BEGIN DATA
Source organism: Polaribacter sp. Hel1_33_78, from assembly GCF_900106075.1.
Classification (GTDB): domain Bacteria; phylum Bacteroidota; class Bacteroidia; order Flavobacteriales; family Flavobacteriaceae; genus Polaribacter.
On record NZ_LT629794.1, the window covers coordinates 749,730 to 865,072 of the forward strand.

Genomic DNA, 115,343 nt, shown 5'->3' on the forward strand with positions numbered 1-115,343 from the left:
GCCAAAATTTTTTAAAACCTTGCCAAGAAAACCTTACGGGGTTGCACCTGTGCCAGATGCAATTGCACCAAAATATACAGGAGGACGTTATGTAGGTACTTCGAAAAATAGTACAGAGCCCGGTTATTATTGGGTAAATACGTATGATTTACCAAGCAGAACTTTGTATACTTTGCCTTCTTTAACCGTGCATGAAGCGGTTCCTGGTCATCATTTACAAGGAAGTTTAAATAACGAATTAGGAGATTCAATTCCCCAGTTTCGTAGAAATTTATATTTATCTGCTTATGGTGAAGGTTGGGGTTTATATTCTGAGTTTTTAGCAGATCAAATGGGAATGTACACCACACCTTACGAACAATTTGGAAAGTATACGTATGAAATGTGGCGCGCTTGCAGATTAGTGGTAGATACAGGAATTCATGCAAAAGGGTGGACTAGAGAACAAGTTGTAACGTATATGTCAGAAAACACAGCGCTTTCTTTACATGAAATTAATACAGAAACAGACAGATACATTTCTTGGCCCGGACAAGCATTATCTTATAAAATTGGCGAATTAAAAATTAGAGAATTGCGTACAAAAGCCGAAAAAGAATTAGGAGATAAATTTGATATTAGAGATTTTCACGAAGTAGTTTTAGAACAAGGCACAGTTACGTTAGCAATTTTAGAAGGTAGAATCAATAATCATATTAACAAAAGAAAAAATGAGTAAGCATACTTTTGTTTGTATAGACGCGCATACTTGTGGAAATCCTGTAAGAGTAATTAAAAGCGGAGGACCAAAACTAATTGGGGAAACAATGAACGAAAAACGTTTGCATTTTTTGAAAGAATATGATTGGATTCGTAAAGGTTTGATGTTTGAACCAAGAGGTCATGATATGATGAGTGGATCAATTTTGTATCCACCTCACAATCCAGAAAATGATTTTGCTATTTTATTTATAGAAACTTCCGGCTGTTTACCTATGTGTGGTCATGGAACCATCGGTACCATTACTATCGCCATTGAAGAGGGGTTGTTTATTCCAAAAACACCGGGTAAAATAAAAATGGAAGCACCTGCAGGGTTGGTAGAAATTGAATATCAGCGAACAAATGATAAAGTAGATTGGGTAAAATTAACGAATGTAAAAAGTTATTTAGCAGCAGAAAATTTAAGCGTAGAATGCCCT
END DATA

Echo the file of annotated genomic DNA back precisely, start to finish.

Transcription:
Source organism: Polaribacter sp. Hel1_33_78, from assembly GCF_900106075.1.
Classification (GTDB): domain Bacteria; phylum Bacteroidota; class Bacteroidia; order Flavobacteriales; family Flavobacteriaceae; genus Polaribacter.
On record NZ_LT629794.1, the window covers coordinates 749,730 to 865,072 of the forward strand.

Genomic DNA, 115,343 nt, shown 5'->3' on the forward strand with positions numbered 1-115,343 from the left:
GCCAAAATTTTTTAAAACCTTGCCAAGAAAACCTTACGGGGTTGCACCTGTGCCAGATGCAATTGCACCAAAATATACAGGAGGACGTTATGTAGGTACTTCGAAAAATAGTACAGAGCCCGGTTATTATTGGGTAAATACGTATGATTTACCAAGCAGAACTTTGTATACTTTGCCTTCTTTAACCGTGCATGAAGCGGTTCCTGGTCATCATTTACAAGGAAGTTTAAATAACGAATTAGGAGATTCAATTCCCCAGTTTCGTAGAAATTTATATTTATCTGCTTATGGTGAAGGTTGGGGTTTATATTCTGAGTTTTTAGCAGATCAAATGGGAATGTACACCACACCTTACGAACAATTTGGAAAGTATACGTATGAAATGTGGCGCGCTTGCAGATTAGTGGTAGATACAGGAATTCATGCAAAAGGGTGGACTAGAGAACAAGTTGTAACGTATATGTCAGAAAACACAGCGCTTTCTTTACATGAAATTAATACAGAAACAGACAGATACATTTCTTGGCCCGGACAAGCATTATCTTATAAAATTGGCGAATTAAAAATTAGAGAATTGCGTACAAAAGCCGAAAAAGAATTAGGAGATAAATTTGATATTAGAGATTTTCACGAAGTAGTTTTAGAACAAGGCACAGTTACGTTAGCAATTTTAGAAGGTAGAATCAATAATCATATTAACAAAAGAAAAAATGAGTAAGCATACTTTTGTTTGTATAGACGCGCATACTTGTGGAAATCCTGTAAGAGTAATTAAAAGCGGAGGACCAAAACTAATTGGGGAAACAATGAACGAAAAACGTTTGCATTTTTTGAAAGAATATGATTGGATTCGTAAAGGTTTGATGTTTGAACCAAGAGGTCATGATATGATGAGTGGATCAATTTTGTATCCACCTCACAATCCAGAAAATGATTTTGCTATTTTATTTATAGAAACTTCCGGCTGTTTACCTATGTGTGGTCATGGAACCATCGGTACCATTACTATCGCCATTGAAGAGGGGTTGTTTATTCCAAAAACACCGGGTAAAATAAAAATGGAAGCACCTGCAGGGTTGGTAGAAATTGAATATCAGCGAACAAATGATAAAGTAGATTGGGTAAAATTAACGAATGTAAAAAGTTATTTAGCAGCAGAAAATTTAAGCGTAGAATGCCCT